Children's Brain Tumor Network
Almost all of the DNA of the human genome is located on 23 pairs of chromosomes, each a long coil of a single tightly-wound DNA strand. When a cell replicates, it duplicates each chromosome, then sends the duplicates to opposite ends of the dividing cell, ensuring that each daughter cell gets one copy of each chromosome. In some cancers, however, a segment of DNA has been cut out of the chromosome and re-formed as a circular DNA strand.
These unique molecules are known as extrachromosomal circular DNA (ecDNA), and they do not segregate equally like the chromosomes, with profound consequences for the evolution and progression of that cancer. In many cases, each cell in an ecDNA+ cancer may contain tens or hundreds of ecDNA molecules, each encoding an oncogene that promotes cancer.
Dr. Lukas Chavez and his team at the University of California, San Diego are part of a vast network of geneticists, bioinformaticians, and oncologists working to treat pediatric cancer. Their work is supported and accelerated by the Children’s Brain Tumor Network (CBTN) and the Gabriella Miller Kids First Data Resource Center (Kids First DRC), with cloud-based analysis supported by CAVATICA.
EcDNA in cancer cells have been observed for almost sixty years, but a few key technical developments have helped to better understand their frequencies and implications in cancers. One of these technologies is large cloud-based genomic data resources, which enable the analysis of ecDNA in thousands of patient genomes. Especially for rare pediatric tumors, this is an important advance.
Most of the previous research in this area has focused on adult cancers, so Chavez and his team tapped into the pediatric tumor dataset provided by CBTN to explore the role of ecDNAs across childhood cancers. Their initial focus was on pediatric medulloblastoma (MB), the most common cancerous brain tumor type in children, with around 500 children per year diagnosed in the US. The tumor starts in the lower part of the brain called the cerebellum.
To complete their analysis, Chavez’s team used whole genome sequencing (WGS) data from pediatric patients with medulloblastoma provided by CBTN and other sources. His research group used computational methods to identify ecDNA within the tumor genomes of medulloblastoma patients, digitally reconstructing them for further analysis and visualization.
The results show ecDNA in 18% of the analyzed medulloblastoma patients. Chavez’s research discovered that these patients were more than twice as likely to relapse and three times as likely to die of disease within 5 years of diagnosis. Some tumors were even found to harbor multiple lineages of ecDNA, each containing distinct oncogenes. Overall, the results indicate that the presence of ecDNA is a frequent and potent driver of poor outcomes in MB patients. With this knowledge, computational wisdom, and the support of CBTN and the Kids First DRC, the team is ready to expand their work across pediatric cancers.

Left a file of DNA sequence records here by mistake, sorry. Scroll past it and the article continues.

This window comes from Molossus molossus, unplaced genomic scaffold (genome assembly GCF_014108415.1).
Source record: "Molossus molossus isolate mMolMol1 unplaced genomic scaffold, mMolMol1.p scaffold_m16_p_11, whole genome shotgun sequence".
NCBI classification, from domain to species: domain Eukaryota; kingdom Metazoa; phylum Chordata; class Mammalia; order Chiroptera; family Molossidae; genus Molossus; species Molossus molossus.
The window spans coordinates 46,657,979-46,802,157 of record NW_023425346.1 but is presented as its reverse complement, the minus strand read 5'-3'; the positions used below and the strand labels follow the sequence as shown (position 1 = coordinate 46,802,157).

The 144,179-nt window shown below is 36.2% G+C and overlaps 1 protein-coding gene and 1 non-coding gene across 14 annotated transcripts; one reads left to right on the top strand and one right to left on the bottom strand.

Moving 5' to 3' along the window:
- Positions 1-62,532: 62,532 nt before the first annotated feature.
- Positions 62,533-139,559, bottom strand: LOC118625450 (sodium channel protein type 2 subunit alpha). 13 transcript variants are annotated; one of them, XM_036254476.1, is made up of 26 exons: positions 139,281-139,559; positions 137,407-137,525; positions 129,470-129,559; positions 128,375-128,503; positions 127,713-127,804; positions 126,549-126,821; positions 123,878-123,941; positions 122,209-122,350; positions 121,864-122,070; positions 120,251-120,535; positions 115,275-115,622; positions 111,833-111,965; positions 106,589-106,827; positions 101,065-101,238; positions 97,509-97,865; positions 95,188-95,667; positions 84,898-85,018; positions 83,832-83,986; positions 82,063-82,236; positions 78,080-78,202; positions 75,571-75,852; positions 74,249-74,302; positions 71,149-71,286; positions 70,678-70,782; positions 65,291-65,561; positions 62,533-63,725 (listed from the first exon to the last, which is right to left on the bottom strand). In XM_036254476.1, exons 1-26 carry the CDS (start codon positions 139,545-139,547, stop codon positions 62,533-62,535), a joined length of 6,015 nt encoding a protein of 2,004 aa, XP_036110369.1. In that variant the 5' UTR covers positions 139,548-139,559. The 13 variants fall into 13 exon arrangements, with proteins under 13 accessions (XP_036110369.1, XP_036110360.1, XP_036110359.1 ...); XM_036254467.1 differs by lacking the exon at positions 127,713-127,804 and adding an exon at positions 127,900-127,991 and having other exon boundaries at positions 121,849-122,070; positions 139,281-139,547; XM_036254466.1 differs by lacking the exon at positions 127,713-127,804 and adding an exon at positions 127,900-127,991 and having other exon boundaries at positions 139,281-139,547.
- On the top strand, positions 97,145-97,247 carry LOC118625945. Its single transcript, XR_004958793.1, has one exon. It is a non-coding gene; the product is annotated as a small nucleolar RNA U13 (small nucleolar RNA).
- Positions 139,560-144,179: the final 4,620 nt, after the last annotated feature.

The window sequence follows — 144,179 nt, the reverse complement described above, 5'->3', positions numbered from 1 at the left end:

Not only are the results a promising step forward for the treatment of MB, but the computational methods developed by the team on the CAVATICA platform will be utilized to unlock more answers in datasets from the Kids First DRC. Because CBTN data is harmonized with Kids First datasets in other pediatric cancers, Chavez’s team will be able to quickly assess an additional 1,000 participants with a pediatric pan-cancer focus. The identification of circular ecDNA could mean new targets available for the treatment of pediatric cancers.
The team expects that these datasets will confirm an abundance of ecDNA in many different types of cancers. Once ecDNA diversity is better understood, researchers will be able to analyze these unique tumor features as possible therapeutic targets. Mechanisms supporting the formation and the maintenance of ecDNA within the cell will be further explored as this cutting-edge research expands.
“It’s a piece of a larger puzzle,” says Owen Chapman, graduate student in the Chavez lab. “We knew that ecDNA mediates drug resistance in cell line models. We knew that a few mutations were predictors for exceptionally aggressive medulloblastoma. Now we find those mutations on or associated with ecDNA, in the patients whose treatment is most likely to fail. We don’t think that’s coincidence, and the next step will be finding that causal relationship.”
How do ecDNAs arise in human cancer? How do they promote the evolution of drug resistance in cancer cells? The answers to these questions may unlock new therapeutic strategies for pediatric patients with ecDNA+ tumors.